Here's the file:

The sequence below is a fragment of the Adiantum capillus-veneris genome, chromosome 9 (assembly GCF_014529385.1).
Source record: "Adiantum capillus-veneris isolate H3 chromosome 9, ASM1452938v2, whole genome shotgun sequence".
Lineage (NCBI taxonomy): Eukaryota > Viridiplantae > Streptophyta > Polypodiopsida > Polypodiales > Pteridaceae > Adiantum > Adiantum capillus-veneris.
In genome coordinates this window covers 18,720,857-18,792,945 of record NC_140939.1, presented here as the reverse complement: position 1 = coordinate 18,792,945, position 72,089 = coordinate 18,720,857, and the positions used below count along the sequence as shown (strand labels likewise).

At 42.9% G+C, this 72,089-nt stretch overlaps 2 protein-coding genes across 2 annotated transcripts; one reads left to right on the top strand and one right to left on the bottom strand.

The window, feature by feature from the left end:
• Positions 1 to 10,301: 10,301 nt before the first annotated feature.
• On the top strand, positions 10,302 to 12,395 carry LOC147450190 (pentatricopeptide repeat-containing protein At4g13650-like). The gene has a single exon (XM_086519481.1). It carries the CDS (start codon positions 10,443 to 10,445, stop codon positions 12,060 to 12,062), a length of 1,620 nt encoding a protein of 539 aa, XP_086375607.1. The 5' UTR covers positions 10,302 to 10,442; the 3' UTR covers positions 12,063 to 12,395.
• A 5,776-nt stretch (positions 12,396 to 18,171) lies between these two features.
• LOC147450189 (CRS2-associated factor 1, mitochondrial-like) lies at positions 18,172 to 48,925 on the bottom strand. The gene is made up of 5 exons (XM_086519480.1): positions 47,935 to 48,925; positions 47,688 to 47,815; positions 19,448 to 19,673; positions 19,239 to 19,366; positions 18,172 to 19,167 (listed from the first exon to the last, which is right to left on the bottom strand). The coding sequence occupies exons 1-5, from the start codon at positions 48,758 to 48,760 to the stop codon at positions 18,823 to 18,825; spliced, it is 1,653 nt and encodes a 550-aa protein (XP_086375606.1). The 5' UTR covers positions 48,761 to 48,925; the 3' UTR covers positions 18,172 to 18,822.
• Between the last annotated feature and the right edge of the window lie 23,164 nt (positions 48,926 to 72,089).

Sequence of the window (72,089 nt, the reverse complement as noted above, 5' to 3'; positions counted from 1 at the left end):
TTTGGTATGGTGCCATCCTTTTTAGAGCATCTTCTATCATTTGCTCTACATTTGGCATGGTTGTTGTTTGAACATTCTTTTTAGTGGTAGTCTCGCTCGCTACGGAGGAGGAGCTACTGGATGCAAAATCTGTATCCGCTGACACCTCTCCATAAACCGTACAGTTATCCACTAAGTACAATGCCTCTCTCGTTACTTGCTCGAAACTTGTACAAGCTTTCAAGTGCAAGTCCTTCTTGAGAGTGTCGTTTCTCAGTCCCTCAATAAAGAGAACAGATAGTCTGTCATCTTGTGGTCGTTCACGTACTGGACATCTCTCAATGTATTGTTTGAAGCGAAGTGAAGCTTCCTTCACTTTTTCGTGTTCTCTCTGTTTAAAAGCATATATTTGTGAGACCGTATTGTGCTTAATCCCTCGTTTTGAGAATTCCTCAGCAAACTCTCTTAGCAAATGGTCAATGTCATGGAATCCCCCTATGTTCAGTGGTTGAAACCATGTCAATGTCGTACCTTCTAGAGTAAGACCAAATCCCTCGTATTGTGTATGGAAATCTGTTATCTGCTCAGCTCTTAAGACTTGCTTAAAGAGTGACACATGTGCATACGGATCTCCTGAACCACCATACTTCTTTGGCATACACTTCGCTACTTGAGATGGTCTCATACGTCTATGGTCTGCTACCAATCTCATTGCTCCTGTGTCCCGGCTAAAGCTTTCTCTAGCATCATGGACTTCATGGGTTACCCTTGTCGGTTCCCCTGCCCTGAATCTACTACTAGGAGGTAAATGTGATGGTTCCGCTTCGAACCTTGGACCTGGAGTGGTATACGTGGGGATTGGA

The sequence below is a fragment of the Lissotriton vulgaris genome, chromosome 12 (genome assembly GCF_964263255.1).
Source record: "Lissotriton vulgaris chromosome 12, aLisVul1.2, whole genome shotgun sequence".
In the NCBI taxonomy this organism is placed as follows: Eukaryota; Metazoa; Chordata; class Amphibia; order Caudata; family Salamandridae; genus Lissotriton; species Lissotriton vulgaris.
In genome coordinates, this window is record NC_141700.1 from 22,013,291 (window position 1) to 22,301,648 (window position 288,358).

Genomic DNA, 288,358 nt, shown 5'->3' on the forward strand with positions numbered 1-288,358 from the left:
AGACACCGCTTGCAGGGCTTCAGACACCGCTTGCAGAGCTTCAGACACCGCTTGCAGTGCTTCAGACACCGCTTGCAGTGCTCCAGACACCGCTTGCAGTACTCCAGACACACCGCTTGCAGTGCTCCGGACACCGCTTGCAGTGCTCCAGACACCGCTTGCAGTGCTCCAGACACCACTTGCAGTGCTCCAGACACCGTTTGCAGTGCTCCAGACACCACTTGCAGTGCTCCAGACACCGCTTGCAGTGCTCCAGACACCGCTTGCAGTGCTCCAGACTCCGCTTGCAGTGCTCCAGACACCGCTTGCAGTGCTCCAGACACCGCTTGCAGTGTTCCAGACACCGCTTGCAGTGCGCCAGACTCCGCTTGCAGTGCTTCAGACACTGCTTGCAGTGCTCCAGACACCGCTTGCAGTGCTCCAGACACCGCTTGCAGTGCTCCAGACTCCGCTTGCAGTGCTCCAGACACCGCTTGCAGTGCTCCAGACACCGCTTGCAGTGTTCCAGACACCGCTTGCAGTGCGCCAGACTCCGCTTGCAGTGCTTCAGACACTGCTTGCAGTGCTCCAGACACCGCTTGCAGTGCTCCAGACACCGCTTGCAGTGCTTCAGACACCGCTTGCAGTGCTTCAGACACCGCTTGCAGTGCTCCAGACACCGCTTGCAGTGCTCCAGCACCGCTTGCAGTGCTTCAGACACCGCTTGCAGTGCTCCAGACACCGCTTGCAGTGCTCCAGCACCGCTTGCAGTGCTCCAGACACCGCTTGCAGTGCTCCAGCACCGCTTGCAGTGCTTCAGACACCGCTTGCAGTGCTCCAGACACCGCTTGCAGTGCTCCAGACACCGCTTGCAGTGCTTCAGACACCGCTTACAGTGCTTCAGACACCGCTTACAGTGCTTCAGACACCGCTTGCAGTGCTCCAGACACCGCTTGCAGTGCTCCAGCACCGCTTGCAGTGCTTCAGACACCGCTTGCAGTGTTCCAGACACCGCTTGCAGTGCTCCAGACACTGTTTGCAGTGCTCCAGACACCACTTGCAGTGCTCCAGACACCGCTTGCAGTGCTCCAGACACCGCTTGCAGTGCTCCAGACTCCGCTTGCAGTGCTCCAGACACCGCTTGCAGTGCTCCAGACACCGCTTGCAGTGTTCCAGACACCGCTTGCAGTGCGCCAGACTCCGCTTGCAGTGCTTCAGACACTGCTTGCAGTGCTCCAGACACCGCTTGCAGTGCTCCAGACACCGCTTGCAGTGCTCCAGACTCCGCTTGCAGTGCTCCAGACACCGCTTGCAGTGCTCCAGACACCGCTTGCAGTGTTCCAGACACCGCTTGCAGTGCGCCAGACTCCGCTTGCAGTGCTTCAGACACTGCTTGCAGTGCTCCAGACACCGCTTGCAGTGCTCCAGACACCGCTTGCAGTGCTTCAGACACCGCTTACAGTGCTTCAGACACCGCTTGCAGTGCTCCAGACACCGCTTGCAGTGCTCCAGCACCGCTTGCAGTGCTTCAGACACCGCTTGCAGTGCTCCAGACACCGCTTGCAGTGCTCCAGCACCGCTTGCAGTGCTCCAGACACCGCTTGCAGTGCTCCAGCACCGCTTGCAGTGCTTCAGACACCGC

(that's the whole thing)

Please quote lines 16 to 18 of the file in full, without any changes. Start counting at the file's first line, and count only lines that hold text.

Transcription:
In the NCBI taxonomy this organism is placed as follows: Eukaryota; Metazoa; Chordata; class Amphibia; order Caudata; family Salamandridae; genus Lissotriton; species Lissotriton vulgaris.
In genome coordinates, this window is record NC_141700.1 from 22,013,291 (window position 1) to 22,301,648 (window position 288,358).

Genomic DNA, 288,358 nt, shown 5'->3' on the forward strand with positions numbered 1-288,358 from the left: